Legality of Cannabis by U.S. Jurisdiction

The legal status of cannabis in North Korea is unclear due to the lack of sources available to the outside world. Cannabis for industrial purposes (hemp), which has a low THC, is legal and is widely used in the country for the production of consumer goods.[1] As a result of the lack of reliable information on North Korea, myths suggesting the legal or widespread use of marijuana have been spread by some media outlets.[1]


Early history[edit]

Cannabis was an important crop in ancient Korea, with samples of hempen fabric discovered dating back as early as 3,000 BCE.[2] The traditional sambe cloth is made from hemp.[3]

Modern accounts[edit]

In 2010, the American NGO Open Radio for North Korea stated that their source informed them that a crackdown on meth had been announced in Hamkyungbuk-do; however, the crackdown was focused on methamphetamine, with opium and marijuana not being considered "drugs".[4] In 2013, citing sources at NK News and Reddit, Vice News reported that cannabis was widely used and tolerated in North Korea, smoked as ipdambae (잎담배, "leaf tobacco") by the lower classes as a cheap alternative to cigarettes and to relax after a day of labor.[5] According to Lexi De Coning of MassRoots, it is fairly common for North Koreans to grow their own marijuana, or to simply harvest marijuana plants which grow wild across the country.[6]

However, a reply by journalist Keegan Hamilton in a 2014 article in The Guardian sought to debunk these as rumors. He cited Matthew Reichel of the Pyongyang Project who notes that ipdambae is actually a mixture of herbs and tobacco, superficially resembling cannabis but unrelated. Cannabis is cultivated industrially, but in the form of low-THC hemp, and while some people may cultivate personal amounts of psychoactive cannabis, its use is still illegal, though it is also unlikely to be punished severely.[7] A Swedish ambassador to North Korea said in 2017 that "there should be no doubt that drugs, including marijuana, are illegal here. One can't buy it legally and it would be a criminal offense to smoke it; expect no leniency whatsoever."[1]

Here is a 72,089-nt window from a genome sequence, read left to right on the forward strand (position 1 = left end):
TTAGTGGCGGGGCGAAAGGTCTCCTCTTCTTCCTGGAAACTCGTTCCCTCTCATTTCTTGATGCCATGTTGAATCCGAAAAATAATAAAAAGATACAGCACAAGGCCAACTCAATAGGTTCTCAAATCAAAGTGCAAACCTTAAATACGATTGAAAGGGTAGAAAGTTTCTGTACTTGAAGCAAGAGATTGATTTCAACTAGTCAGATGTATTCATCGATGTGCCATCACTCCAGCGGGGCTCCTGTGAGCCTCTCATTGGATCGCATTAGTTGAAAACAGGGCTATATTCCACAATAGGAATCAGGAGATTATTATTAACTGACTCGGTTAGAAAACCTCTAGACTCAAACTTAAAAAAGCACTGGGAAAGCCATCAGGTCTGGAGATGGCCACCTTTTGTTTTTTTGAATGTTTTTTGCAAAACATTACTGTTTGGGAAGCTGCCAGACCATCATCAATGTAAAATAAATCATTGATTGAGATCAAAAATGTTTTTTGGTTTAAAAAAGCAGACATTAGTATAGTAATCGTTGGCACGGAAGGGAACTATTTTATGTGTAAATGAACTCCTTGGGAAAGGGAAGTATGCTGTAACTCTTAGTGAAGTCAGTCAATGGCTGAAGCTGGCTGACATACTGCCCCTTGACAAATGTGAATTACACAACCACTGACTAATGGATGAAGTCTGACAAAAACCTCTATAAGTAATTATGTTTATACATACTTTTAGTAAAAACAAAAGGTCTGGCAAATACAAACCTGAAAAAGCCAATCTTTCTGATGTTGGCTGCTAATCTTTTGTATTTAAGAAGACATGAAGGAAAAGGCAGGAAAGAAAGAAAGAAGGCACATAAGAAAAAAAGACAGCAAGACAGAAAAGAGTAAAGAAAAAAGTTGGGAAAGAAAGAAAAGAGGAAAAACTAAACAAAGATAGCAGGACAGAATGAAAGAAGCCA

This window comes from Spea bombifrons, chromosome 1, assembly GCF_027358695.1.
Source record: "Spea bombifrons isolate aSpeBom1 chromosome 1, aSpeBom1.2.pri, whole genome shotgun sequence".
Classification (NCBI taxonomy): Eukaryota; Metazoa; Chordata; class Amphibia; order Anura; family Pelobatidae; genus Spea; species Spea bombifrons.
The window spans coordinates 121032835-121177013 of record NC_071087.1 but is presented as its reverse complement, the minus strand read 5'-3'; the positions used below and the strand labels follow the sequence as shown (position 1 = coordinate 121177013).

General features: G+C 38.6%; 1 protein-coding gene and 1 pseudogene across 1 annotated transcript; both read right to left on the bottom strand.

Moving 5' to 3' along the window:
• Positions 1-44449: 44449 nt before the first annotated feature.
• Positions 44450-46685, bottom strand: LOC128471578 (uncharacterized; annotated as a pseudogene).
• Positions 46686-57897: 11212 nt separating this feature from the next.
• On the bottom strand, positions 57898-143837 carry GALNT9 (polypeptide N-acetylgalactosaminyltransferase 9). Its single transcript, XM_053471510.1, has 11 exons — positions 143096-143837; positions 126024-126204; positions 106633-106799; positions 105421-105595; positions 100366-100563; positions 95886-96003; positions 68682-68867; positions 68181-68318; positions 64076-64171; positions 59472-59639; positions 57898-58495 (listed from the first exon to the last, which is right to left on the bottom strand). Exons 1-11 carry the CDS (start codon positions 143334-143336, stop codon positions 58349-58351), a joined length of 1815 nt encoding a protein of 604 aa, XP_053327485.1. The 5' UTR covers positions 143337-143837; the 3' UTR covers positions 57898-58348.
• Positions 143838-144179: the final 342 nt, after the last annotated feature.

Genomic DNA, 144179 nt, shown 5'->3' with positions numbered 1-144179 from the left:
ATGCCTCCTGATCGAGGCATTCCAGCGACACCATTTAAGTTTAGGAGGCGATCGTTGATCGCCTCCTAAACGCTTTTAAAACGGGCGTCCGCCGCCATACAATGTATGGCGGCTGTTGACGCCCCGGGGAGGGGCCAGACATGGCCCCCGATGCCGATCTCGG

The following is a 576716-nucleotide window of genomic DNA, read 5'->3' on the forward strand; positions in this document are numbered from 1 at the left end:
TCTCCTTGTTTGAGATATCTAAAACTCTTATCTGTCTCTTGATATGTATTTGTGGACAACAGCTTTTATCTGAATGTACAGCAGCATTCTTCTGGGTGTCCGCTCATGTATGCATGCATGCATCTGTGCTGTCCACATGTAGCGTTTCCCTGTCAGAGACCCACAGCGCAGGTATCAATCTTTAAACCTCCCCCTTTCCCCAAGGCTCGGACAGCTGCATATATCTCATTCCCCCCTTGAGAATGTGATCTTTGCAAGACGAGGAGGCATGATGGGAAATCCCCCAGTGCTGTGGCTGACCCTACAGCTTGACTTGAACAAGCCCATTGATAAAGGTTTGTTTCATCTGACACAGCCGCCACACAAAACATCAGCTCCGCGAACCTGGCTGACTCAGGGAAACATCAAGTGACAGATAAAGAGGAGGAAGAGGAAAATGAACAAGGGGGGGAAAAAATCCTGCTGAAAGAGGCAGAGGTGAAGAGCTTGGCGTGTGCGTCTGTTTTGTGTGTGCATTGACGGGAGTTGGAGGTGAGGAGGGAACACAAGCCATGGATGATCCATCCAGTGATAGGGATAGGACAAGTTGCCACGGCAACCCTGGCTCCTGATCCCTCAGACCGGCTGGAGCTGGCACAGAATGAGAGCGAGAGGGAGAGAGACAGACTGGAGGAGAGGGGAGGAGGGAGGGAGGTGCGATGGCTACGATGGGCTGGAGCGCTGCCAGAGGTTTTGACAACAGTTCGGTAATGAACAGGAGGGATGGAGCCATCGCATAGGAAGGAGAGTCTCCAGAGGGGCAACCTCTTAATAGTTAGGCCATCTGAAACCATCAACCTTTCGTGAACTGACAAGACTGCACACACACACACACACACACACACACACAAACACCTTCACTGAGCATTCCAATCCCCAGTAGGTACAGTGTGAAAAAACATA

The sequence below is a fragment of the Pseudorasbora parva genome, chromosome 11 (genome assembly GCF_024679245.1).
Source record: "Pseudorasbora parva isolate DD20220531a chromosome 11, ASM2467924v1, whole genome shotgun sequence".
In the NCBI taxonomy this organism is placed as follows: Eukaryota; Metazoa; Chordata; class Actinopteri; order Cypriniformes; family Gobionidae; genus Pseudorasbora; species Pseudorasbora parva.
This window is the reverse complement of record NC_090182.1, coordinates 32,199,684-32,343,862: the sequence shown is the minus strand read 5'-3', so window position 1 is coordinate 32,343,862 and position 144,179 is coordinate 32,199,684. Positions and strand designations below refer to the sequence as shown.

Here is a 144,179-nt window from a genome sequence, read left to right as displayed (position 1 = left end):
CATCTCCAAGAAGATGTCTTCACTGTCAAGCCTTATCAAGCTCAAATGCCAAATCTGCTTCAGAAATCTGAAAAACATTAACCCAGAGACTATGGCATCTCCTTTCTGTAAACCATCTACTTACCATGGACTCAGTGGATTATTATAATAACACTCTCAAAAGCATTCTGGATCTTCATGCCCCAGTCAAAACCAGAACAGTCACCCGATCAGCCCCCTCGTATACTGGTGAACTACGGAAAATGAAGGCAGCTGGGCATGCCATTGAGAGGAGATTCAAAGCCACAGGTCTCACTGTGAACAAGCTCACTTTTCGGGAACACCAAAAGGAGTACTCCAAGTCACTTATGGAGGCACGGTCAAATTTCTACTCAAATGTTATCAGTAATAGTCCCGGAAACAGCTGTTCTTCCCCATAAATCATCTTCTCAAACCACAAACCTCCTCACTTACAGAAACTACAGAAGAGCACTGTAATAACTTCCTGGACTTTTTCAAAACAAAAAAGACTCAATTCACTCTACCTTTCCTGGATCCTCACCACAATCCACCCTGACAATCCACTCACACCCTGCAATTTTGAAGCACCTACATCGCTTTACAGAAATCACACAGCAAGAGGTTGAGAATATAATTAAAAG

See also[edit]


  1. ^ a b c Talmadge, Eric (2017-01-11). "North Korea is a bad trip if you're looking to get high". Associated Press. Archived from the original on 2021-01-11. Retrieved 8 January 2021.
  2. ^ Chris Duvall (15 November 2014). Cannabis. Reaktion Books. pp. 30–. ISBN 978-1-78023-386-4.
  3. ^ Singh, Emily (2016-10-21). "Drugs in South Korea: A Silent Crisis | KOREA EXPOSÉ". Archived from the original on 2016-12-09. Retrieved 2016-12-08.
  4. ^ "Drug Users Face Firing Squad". Open Radio for North Korea. 27 October 2010. Archived from the original on 7 March 2016. Retrieved 21 November 2016.
  5. ^ "North Korea Smokes Weed Every Day, Explaining a Lot - VICE - United States". 16 January 2013.
  6. ^ "Global Marijuana Policies: 4 Countries with Unexpected Regulations - MassRoots". 15 February 2016. Archived from the original on 6 May 2021. Retrieved 8 May 2018.
  7. ^ Shearlaw, Maeve; experts, North Korea (13 May 2014). "Mythbusters: uncovering the truth about North Korea" – via The Guardian.